How to Repair Damaged Printed Circuit Board Pads



Introduction: How to Repair Damaged Printed Circuit Board Pads

About: Kitronik creates high-quality products and resources for education and makers.

This is a simple guide detailing how to repair damaged pads on a PCB.

Printed Circuit Boards (PCB) are made from layers of fibreglass and copper, glued together. Whilst the glues used are very heat resistant it is possible to overheat a PCB and damage it. Kitronik PCB designs use large tracks and pads to help make this a rare problem, the larger amount of copper helps to dissipate the heat.

If a PCB is overheated the most likely outcome is that the copper layer will de-laminate from the fibreglass board. This usually leads to broken joints and a non-working circuit.

It is possible to repair some faults using adhesive copper tape and solder.

Step 1: Tidy Up the Damaged Track 1:

Remove as little of the damage as possible to get back to a sound track. Cutting through the damaged tracks with a sharp knife will help to limit additional damage during removal.

Step 2: Tidy Up the Damaged Track 2:

Once the damaged track is removed it should look something like this.

Step 3: Exposing the Track:

Scrape a little of the solder resist off with a knife, sharp screwdriver or fine sandpaper. Ensure that the exposed track is clean and shiny. It is also a good idea to clean any residual burnt PCB material off, to allow the tape to stick well.

Step 4: Sticking Copper Tape Over the Exposed Track:

Stick on some of the copper tape. Overlap the existing track very slightly.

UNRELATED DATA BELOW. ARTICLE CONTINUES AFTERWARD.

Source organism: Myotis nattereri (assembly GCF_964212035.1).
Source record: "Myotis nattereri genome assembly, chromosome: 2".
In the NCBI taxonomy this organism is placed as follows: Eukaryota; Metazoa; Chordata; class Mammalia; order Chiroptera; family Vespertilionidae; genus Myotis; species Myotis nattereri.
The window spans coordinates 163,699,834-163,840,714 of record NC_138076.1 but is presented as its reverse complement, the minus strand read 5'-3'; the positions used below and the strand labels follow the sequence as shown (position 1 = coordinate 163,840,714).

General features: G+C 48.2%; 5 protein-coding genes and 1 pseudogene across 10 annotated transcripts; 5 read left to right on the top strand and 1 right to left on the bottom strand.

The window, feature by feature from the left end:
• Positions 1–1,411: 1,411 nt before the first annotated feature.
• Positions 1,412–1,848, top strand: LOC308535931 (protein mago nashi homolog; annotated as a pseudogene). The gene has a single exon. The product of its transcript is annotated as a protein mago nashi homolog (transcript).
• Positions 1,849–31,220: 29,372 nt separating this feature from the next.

Step 5: Soldering the Copper Tape Joints:

Carefully solder the joint(s) where the repair has taken place. Most copper tape adhesive melts at soldering temperatures, so be quick and use as little heat as possible. When the tape cools the adhesive will usually remain sticky.

Step 6: Pierce to Make the Hole:

Rub over the pad area with a hard, rounded item, such as the none writing end of a Biro. This will push the copper tape down over the pad area. The pad hole will show through the tape, and can then be pierced with a component lead, paper-clip, or similar.

Step 7: Solder in Your Component:

The component can then be fitted and soldered in the normal manner. Keep the heat input from the soldering as brief as possible, as the adhesive and the additional joint attaching the new pad are sensitive.

Step 8: Carefully Trim the Repair:

The Copper tape can be cut to size with scissors, craft knife etc. Once a repair has been made it is also possible to trim the excess tape. If this is done exercise caution, as the repair is more fragile than the original PCB track, and may become unstuck again.

Step 9: Further Soldering Guides:

This guide is part of our soldering school, which is a collection of FREE basic guides for those new to soldering.Check them out!

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